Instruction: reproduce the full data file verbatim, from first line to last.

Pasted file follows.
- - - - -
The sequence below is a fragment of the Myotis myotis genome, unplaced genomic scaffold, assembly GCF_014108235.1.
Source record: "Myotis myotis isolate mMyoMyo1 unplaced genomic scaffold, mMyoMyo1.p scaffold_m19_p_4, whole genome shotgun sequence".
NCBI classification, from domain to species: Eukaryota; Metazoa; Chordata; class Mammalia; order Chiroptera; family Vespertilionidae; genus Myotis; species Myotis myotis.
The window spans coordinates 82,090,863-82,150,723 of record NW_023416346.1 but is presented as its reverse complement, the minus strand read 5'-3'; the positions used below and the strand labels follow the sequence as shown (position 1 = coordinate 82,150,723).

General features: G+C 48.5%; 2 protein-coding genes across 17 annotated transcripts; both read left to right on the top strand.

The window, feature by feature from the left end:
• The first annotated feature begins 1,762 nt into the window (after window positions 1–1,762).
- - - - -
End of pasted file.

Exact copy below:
The sequence below is a fragment of the Myotis myotis genome, unplaced genomic scaffold, assembly GCF_014108235.1.
Source record: "Myotis myotis isolate mMyoMyo1 unplaced genomic scaffold, mMyoMyo1.p scaffold_m19_p_4, whole genome shotgun sequence".
NCBI classification, from domain to species: Eukaryota; Metazoa; Chordata; class Mammalia; order Chiroptera; family Vespertilionidae; genus Myotis; species Myotis myotis.
The window spans coordinates 82,090,863-82,150,723 of record NW_023416346.1 but is presented as its reverse complement, the minus strand read 5'-3'; the positions used below and the strand labels follow the sequence as shown (position 1 = coordinate 82,150,723).

General features: G+C 48.5%; 2 protein-coding genes across 17 annotated transcripts; both read left to right on the top strand.

The window, feature by feature from the left end:
• The first annotated feature begins 1,762 nt into the window (after window positions 1–1,762).